A Post by Michael B. Spring

(A list of all posts by M.B. Spring)

Advising PhD Students (September 14, 2010)

Advising PhD students can be difficult.  At this level, they need to discover ways of working, learning, conducting research that come from within themselves. I find, most often, that the advice centers around one of two themes.  I believe the advice may be useful to working professionals as well. 

The first theme has to do with blending action and planning, and it consists of two pieces of advice and a caveat.  The first piece of advice is this: “don’t just stand there, do something.”  The second piece of advice is “don’t just do something, stand there.” The caveat is that you need to learn when to follow which piece of advice.  For the student who can’t write the first page of their dissertation proposal, and who is thinking about all the possibilities and all the issues, the advice is “don’t just stand there, do something.”  I remind them that they don’t have to start writing with the first sentence.  Indeed, it is perhaps easiest to write the first sentence last.  As a student begins to write their proposal they should begin with something that is specific, provable, and important.  Don’t worry about where it will fit.  Writing a research article or a proposal for funding often involves ten or more drafts, and I have found that I often throw out half of what I write.  It is a good feeling to reduce an entire paragraph to a clear concise and well defined sentence.  Particularly when we are not yet clear in our own mind what we want to say, or how we want to focus the research, a path to productivity can be to write down what we are sure of and worry later about how we will fit the pieces together.  Same is true for other kinds of projects.  The key here is to understand when the enormity of some project is preventing any progress.  Start anywhere, get the pieces out on paper.  Later you can organize them into a coherent whole, throw away the junk, refine the good pieces, and add the pieces that are missing.

[A minor digression related to writers block:  I remind PhD students that generally speaking, I can cut out the beginning of most dissertations with no loss of content.  Many students will begin papers or proposals with meaningless lines like – “Over the last few years the world wide web had become an important part of the way we exchange information” or some such drivel.  Actual first lines, of recent dissertations (not from my students, and not credited to protect the authors) have included such as: “Today’s information environment is getting much more complex day after day. The new medium such as the World Wide Web is unprecedented to any other information resources that have existed in human history in term of its size and its speed of growth.” or “The vision of the Semantic Web provides many new perspectives and technologies to overcome the limitation of the WWW. Ontologies are a key component to solve the problem of semantic heterogeneity, and thus enable semantic interoperability between different web applications and services.”  These lines can be removed from a dissertation without loss of content!]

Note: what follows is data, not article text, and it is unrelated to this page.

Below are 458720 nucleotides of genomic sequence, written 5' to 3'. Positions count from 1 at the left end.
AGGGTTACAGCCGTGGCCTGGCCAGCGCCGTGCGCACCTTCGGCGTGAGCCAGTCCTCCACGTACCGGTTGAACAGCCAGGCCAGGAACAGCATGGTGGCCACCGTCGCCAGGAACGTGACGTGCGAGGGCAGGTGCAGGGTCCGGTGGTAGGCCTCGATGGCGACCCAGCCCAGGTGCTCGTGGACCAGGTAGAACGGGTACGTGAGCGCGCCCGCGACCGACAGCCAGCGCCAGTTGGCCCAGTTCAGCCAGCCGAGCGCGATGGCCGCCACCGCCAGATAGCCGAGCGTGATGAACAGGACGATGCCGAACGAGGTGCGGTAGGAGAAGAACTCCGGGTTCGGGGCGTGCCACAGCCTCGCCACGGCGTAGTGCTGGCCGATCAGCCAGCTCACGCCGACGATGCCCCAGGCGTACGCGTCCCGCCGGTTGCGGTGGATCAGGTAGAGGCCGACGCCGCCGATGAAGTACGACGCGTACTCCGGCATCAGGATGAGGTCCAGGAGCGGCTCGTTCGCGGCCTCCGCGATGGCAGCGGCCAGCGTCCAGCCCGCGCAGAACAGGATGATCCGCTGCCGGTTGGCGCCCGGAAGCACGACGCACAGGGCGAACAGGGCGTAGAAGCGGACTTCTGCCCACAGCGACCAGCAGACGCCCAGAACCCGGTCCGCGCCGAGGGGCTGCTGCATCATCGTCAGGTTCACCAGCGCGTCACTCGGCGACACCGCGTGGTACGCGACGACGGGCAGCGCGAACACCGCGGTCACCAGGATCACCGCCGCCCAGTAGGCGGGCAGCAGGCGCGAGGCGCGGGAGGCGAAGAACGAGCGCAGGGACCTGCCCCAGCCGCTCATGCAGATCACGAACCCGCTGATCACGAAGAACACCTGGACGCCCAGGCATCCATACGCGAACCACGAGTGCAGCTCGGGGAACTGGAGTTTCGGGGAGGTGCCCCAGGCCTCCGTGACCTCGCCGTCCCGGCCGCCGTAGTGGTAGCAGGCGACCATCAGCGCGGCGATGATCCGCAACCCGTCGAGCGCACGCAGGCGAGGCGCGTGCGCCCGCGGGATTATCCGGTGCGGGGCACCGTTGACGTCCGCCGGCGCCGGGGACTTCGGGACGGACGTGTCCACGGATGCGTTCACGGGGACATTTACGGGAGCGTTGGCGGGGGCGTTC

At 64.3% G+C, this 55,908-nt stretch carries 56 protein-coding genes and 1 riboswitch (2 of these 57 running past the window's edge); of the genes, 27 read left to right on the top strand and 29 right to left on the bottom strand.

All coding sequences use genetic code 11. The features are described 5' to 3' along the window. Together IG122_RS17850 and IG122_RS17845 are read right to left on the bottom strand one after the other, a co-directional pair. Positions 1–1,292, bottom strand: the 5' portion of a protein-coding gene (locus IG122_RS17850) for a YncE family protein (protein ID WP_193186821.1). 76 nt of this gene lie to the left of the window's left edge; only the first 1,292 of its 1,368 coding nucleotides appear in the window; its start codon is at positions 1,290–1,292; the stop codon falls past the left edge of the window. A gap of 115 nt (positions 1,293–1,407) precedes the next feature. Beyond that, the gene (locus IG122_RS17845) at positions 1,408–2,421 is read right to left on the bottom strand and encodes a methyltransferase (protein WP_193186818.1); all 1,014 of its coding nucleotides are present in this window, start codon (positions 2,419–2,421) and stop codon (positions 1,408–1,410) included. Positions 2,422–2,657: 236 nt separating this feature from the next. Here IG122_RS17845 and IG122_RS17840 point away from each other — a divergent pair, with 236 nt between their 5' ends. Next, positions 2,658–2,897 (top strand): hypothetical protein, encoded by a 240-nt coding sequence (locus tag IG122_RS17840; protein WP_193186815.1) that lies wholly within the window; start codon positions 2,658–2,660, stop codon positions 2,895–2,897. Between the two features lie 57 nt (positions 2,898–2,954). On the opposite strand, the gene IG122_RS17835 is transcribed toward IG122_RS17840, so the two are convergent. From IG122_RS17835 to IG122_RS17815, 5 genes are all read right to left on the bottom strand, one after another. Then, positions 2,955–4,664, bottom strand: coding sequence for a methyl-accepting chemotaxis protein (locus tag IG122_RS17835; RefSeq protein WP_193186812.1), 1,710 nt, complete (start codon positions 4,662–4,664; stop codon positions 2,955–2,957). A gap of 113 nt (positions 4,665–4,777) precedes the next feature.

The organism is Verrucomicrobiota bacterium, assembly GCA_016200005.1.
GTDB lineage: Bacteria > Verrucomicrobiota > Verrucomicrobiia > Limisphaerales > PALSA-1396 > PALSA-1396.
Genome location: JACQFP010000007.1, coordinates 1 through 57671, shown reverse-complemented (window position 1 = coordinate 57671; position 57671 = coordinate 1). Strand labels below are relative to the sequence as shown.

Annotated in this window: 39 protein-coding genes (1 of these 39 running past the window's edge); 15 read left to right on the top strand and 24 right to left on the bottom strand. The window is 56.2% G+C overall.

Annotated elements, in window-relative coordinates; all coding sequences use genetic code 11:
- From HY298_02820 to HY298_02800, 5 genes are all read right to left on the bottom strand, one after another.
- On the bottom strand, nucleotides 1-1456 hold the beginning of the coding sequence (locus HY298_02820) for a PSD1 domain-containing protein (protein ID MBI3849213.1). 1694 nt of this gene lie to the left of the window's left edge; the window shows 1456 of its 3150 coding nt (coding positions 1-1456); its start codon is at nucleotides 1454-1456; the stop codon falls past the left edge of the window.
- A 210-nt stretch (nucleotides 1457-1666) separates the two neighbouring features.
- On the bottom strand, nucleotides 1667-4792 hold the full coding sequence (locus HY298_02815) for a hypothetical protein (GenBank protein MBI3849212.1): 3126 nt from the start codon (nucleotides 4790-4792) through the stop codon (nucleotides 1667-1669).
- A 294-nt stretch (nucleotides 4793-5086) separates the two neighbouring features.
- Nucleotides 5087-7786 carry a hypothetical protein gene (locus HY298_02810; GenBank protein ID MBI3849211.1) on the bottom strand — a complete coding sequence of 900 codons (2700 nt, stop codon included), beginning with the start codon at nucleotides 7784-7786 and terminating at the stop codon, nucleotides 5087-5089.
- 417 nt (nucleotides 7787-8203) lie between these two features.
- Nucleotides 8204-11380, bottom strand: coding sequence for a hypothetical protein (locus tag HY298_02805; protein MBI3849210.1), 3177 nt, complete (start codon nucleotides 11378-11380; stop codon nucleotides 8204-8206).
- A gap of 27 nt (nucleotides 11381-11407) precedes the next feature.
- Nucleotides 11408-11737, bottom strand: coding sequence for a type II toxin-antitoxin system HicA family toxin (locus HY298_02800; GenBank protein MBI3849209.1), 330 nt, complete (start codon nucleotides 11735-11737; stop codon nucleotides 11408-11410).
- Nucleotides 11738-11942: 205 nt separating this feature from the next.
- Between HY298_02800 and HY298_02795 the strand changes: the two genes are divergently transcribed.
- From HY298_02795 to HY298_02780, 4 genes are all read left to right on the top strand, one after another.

In contrast to the first piece of advice, it is sometimes important to stop and think about what you are doing.  “Don’t just do something, stand there.”  For example, in dissertation research, good research is often distinguished by the lack of surprises in the results of the work.  This occurs when the researcher walks through the research imagining what will happen.  They can see the subject arrive.  They can anticipate both what they hope will happen and what they hope will not happen.  Sometimes this occurs as a result of carefully planned pilot studies, but a good mental walk through can often accomplish a lot.  What kinds of numbers will be produced?  How will the equations into which I will plug the numbers operate?  What will the statistics look like?  How will I deal with anomalies.  Similar advice can be given to students who are working on software development.  When I am done, what is it I hope to achieve?  What kinds of functionality to I want to provide?  Where can I save time by modularizing the code?  Too many times, novice programmers today focus on copying and modifying code found on the web.  They don’t fully understand how it works, or why it was structured the way it was.  They simply know it does something close to what they need.  They butcher it and rewire it until it is an unrecognizable bowl of spaghetti code.  If we are going to spend 100 or 1000 hours on a project, a little thinking up front about where it is headed and what we want to accomplish can go a long way to preventing missteps, or at least to alerting us when they are looming.